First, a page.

Cabin: (n) a small shelter or house, made of wood and situated in a remote area.
The human brain is not spacious.
Matter of fact, it’s pretty cramped.
When you add the clutter of prejudice, misconception, disappointment and selfishness, it can be extraordinarily confined.
That’s the way it was with my dad.
My dad never got a chance to find out if he was a good man or a bad man because he was surrounded by men just like him. Therefore he compared himself to them.
They were all frightened of change.
They were all nervous about not having enough money.
They were all intimidated by despondent and dissatisfied women.
And they were all looking for a retreat.
My dad went to Canada–sometimes twice a year–to hunt and fish, but mostly to try to find something in his brain that was his own.
My mother didn’t mean to be intrusive. She always felt she was being helpful. The problem is, helpful is rarely achieved if no one is asking for help.
My dad was not unhappy, he just wanted to be left alone. So he built himself a cabin out on a small piece of land that we owned outside town. It was rustic, it was small, and had very little in it–except my dad, when he wanted to be away from everybody.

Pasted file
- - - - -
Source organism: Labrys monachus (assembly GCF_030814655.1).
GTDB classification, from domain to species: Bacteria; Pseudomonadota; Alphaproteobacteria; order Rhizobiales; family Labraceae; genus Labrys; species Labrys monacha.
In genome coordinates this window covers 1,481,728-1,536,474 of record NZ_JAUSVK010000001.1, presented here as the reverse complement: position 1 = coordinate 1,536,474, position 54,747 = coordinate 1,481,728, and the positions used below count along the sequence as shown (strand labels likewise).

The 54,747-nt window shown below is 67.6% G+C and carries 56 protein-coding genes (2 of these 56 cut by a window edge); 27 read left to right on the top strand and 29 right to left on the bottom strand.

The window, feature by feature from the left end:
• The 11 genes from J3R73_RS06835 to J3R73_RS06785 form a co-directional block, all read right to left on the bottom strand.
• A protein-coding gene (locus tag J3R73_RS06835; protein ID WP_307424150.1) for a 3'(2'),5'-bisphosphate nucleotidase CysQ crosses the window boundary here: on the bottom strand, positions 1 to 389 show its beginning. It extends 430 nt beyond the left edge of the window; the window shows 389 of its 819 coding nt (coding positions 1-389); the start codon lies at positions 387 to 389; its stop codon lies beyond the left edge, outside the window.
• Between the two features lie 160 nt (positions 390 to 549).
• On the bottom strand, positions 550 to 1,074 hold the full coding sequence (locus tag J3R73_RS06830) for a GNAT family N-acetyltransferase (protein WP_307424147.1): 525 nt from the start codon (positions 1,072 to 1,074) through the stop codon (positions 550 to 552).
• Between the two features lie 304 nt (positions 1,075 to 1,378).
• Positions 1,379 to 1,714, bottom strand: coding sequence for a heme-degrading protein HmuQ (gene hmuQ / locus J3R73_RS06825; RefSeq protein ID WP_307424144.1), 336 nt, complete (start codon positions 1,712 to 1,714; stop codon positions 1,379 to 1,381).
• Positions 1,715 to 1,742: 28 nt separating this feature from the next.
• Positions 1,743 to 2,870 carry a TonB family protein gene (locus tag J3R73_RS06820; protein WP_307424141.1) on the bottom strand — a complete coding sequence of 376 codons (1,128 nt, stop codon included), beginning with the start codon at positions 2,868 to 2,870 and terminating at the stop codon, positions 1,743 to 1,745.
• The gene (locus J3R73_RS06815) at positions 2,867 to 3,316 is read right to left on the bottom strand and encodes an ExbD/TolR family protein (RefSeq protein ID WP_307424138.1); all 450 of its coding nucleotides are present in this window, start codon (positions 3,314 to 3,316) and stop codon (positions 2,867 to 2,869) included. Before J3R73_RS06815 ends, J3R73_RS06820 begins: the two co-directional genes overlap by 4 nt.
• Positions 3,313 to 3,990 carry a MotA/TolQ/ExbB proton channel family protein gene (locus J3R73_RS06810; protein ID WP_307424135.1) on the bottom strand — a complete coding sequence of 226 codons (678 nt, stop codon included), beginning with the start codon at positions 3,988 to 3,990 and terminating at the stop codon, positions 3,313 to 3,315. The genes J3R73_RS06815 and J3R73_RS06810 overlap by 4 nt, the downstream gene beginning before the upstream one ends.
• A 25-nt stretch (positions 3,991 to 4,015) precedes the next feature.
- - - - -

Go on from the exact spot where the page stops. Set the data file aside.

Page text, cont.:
My girlfriend and I occasionally slipped out to the location to “play doctor” which eventually led to “hospital.”
But every time I came into that room I could feel his loneliness. I know it sounds poetic, or even misplaced, but there was a quiet in the room which was disconcerting instead of reassuring.
The day he died, people gathered at our home to consume all the casseroles which had been brought in by well-meaning relatives. I slipped away and drove to that cabin, walked in and sat down on the cot that was in the middle of the room.
I don’t know what I expected. Perhaps I thought I would feel the spirit of my dearly departed father.
All I felt was the loneliness which was now even more lonely, because its only visitor had finally escaped.
Published by Jonathan Cring